On Monday, they went through the ‘1000 miles to go’ point which psychologically was a big milestone for them, all be it marred by the fact that they crawled through it using all their strength. On the plus side the calm weather enabled them to tackle a number of general housekeeping jobs that were long overdue. The cabin was given a thorough spring clean and most notably, despite having seen a shark a few days earlier, Harry dived in and set about scraping the hull free of barnacles and seaweed to yield a very welcome extra half knot of speed. Bet they wished they’d done it earlier!
They will shortly be going through the final third of the way marker and generally there is a quietly positive feeling of being on the home straight, all be it with their destination still over 800 miles away.
Both Harry and Alex would like to say a huge thanks to all of you who have taken the time to write them a message, send them riddles, rude jokes, motivational quotes and general messages of support via email. Due to their painfully slow satellite internet connection their support team accumulate them and they retrieve them every other day or so. “It is incredibly comforting to know so many people are following our progress and the messages provide a very welcome and much needed distraction. Onwards and westwards we go!”
Until next week you can track the boys progress at http://www.rowing4research.com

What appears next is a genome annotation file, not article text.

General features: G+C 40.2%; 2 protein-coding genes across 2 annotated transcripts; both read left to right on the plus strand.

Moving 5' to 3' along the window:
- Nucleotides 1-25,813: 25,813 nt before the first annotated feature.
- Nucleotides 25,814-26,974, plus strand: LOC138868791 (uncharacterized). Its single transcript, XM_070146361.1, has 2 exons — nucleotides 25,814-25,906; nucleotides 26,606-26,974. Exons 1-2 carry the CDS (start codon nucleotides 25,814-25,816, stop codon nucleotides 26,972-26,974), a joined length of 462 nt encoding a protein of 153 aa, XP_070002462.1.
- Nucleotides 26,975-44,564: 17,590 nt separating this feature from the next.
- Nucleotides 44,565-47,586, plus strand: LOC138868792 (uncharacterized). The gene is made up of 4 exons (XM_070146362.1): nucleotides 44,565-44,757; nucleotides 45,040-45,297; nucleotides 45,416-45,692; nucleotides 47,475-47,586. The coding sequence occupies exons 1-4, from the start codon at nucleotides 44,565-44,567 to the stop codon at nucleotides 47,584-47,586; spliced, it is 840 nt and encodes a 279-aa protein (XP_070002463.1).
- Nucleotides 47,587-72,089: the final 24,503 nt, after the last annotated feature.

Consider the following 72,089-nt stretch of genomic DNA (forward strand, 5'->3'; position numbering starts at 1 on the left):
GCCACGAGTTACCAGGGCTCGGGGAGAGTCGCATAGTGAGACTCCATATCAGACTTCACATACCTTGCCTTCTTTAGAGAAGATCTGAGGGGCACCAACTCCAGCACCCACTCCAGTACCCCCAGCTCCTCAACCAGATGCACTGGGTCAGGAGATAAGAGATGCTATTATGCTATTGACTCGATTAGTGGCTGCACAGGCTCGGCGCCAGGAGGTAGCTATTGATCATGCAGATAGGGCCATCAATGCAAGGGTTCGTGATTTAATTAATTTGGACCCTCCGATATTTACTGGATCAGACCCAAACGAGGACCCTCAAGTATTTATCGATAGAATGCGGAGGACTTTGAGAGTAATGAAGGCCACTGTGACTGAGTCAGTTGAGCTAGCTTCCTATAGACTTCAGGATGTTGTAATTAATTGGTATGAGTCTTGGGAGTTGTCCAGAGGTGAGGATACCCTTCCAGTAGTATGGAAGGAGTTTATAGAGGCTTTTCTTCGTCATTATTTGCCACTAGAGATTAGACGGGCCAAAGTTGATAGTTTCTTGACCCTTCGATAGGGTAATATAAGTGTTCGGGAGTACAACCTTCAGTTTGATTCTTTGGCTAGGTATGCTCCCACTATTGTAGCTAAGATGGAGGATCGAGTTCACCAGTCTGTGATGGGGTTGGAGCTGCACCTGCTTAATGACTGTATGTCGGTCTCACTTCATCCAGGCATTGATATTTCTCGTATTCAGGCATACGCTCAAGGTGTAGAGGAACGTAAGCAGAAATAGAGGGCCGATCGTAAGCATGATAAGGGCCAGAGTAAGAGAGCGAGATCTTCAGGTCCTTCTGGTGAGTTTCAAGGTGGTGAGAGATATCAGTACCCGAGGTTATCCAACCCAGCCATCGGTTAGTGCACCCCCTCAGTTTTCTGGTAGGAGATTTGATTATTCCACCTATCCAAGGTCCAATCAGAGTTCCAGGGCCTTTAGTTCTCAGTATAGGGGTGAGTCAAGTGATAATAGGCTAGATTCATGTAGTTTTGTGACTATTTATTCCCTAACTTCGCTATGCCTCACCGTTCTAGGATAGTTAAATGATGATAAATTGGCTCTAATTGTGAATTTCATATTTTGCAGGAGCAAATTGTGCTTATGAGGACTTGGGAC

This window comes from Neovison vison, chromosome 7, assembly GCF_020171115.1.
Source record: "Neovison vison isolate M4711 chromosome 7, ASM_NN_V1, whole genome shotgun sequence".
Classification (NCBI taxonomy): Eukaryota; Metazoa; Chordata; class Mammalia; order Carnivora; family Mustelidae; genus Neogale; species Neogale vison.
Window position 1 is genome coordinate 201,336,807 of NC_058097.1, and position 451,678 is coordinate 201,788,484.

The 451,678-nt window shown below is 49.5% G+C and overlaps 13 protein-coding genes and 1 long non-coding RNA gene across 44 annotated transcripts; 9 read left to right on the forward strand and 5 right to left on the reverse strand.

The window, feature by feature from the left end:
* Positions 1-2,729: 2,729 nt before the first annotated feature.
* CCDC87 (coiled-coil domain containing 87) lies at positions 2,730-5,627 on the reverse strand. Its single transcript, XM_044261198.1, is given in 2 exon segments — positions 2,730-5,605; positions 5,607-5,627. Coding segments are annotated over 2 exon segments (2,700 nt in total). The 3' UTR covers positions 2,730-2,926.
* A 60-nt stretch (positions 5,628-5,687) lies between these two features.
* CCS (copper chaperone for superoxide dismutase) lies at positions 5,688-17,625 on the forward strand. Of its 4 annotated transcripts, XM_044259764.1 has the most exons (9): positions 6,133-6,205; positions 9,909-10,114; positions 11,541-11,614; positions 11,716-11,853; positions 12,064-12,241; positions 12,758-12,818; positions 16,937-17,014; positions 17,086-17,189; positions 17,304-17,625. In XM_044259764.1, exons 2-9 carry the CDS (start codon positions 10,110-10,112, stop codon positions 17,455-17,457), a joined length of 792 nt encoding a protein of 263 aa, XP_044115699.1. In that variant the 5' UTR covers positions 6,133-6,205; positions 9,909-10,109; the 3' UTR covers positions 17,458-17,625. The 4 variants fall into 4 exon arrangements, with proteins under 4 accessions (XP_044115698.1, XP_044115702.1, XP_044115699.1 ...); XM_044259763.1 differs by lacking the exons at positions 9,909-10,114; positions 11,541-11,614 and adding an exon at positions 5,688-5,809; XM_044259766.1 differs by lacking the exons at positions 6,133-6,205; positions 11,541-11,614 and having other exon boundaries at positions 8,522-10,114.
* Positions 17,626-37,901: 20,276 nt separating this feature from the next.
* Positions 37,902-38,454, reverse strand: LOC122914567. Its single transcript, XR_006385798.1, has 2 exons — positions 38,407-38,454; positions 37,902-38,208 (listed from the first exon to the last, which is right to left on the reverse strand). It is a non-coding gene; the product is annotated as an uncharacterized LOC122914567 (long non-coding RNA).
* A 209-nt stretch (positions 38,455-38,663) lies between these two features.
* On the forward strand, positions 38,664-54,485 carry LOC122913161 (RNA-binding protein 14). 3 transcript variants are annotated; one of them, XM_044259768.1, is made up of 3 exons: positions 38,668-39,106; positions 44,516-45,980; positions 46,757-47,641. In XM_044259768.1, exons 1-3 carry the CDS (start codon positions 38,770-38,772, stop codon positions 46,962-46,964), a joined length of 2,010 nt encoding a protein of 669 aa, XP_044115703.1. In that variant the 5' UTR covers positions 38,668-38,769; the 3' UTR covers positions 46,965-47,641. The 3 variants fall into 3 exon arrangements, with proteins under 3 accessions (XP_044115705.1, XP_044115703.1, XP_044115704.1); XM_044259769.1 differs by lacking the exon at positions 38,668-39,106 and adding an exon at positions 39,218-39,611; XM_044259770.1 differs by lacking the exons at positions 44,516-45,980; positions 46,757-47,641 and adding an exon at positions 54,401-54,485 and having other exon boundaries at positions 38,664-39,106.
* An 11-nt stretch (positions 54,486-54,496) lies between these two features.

28 days on board Alexandra… and the boys flew past the half way mark 10pm Sunday 5th January with an average speed of 58 miles a day (which extrapolated, would lead to a very quick 46 day crossing.)
The boys have admitted to struggling with the boredom, as although they are very busy, 12 hours a day (each) is spent simply rowing. Nothing more or less, and it has begun to grate on them. Harry said, “I am trying to combat it by pushing myself in every session on the oars but we still have a Iong way to go, and it’s that thought that’s hard to beat. Some unidentified whales visited on Tuesday which helped break the monotony. Alex was very happy, and although I’m glad to have ticked the box must admit indifference to them given their failure to perform free willy style tricks, jumps, whale-human communication.”
Until next week you can track the boys progress at http://www.rowing4research.com
Alex and Harry have now been at sea for three weeks and they seem to have settled into a steady rhythm and the endlessly tiring way of life that it is to be living on a tiny boat in the middle of a vast ocean. The weather gods continue to be kind to them, as the wind remains in their favor and they continue to make decent progress in the right direction. Within the next week the boys hope to go through a major milestone – the half way point!
Alex said, “The unpredictable sea, the pain, tiredness, damp and cramp are all constantly frustrating features of life out here; a reality we are slowly getting used to. It is not all bad however. Add to the picture an exquisite sunset or sunrise, an unbelievably bright starry night or even a pod of dolphins and the daily hardships are quickly forgotten.”
Track the boys at http://www.rowing4research.com & Leave a comment on the blog!